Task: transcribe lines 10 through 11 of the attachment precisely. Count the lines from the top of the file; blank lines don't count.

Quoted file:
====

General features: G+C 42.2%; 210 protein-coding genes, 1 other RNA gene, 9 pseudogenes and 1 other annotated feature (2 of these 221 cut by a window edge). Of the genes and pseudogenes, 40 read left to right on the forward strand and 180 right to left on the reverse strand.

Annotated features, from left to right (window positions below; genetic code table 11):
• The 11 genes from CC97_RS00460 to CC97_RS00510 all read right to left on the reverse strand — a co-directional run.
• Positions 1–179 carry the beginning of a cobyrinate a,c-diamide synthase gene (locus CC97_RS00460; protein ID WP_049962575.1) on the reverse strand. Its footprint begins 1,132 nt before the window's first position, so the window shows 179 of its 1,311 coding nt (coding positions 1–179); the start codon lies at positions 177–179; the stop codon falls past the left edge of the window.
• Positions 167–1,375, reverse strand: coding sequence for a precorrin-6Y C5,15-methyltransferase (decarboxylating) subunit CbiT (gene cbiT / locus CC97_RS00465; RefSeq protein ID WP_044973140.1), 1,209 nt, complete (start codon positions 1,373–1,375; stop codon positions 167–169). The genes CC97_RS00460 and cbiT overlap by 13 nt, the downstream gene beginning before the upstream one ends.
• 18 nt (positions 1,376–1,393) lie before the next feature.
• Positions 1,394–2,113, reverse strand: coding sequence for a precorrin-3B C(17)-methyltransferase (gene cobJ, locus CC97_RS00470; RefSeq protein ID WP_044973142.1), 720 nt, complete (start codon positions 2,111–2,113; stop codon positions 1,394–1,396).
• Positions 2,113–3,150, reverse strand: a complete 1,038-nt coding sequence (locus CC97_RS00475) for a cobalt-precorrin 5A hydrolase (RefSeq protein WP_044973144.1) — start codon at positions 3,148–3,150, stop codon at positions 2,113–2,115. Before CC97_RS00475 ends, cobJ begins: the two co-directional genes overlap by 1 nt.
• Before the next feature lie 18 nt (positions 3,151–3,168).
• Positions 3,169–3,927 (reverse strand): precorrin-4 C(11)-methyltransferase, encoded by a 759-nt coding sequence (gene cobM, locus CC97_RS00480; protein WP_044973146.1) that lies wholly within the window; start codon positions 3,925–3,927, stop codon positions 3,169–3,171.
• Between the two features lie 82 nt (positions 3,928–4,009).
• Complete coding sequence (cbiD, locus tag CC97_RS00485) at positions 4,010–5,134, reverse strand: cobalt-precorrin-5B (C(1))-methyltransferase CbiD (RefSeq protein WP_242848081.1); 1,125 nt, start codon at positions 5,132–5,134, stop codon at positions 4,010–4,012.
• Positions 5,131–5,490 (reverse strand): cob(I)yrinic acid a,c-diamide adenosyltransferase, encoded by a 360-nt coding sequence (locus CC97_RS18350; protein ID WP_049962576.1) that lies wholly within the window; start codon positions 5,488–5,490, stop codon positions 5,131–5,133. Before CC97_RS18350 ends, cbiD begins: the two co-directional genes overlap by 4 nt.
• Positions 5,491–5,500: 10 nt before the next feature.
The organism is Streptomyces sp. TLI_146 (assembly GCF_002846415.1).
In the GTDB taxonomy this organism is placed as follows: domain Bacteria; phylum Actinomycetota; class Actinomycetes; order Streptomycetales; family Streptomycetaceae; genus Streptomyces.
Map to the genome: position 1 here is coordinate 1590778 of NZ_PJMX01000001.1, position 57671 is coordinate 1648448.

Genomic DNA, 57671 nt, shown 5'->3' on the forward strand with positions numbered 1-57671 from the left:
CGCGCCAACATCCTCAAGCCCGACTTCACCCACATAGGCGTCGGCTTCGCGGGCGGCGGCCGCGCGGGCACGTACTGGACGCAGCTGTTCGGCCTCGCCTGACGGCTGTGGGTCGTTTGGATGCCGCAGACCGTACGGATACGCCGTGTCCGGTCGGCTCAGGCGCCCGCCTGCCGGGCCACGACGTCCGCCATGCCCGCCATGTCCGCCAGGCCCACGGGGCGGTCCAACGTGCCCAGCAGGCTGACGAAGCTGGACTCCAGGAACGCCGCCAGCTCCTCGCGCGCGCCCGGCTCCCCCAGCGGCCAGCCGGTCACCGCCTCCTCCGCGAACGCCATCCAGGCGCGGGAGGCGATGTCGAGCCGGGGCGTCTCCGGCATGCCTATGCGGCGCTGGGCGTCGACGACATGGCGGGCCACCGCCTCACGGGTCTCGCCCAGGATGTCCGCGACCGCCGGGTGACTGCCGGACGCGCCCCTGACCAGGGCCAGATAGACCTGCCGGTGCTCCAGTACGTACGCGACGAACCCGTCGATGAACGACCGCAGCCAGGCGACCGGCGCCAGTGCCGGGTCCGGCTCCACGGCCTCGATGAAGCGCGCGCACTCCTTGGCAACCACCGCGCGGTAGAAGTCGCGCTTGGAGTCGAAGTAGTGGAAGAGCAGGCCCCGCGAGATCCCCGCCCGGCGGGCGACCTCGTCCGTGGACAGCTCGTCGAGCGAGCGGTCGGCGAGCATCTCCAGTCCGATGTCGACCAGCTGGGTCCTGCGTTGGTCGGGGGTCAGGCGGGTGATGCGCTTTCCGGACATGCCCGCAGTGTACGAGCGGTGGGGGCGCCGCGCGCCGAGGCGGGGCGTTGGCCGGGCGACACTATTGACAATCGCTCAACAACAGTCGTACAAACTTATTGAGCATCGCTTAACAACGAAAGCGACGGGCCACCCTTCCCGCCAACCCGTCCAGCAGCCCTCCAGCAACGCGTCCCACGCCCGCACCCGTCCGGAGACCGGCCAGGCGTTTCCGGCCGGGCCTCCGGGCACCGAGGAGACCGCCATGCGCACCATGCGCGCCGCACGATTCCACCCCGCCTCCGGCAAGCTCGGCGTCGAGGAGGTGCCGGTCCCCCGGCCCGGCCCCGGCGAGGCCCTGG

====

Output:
• Positions 3,169–3,927 (reverse strand): precorrin-4 C(11)-methyltransferase, encoded by a 759-nt coding sequence (gene cobM, locus CC97_RS00480; protein WP_044973146.1) that lies wholly within the window; start codon positions 3,925–3,927, stop codon positions 3,169–3,171.
• Between the two features lie 82 nt (positions 3,928–4,009).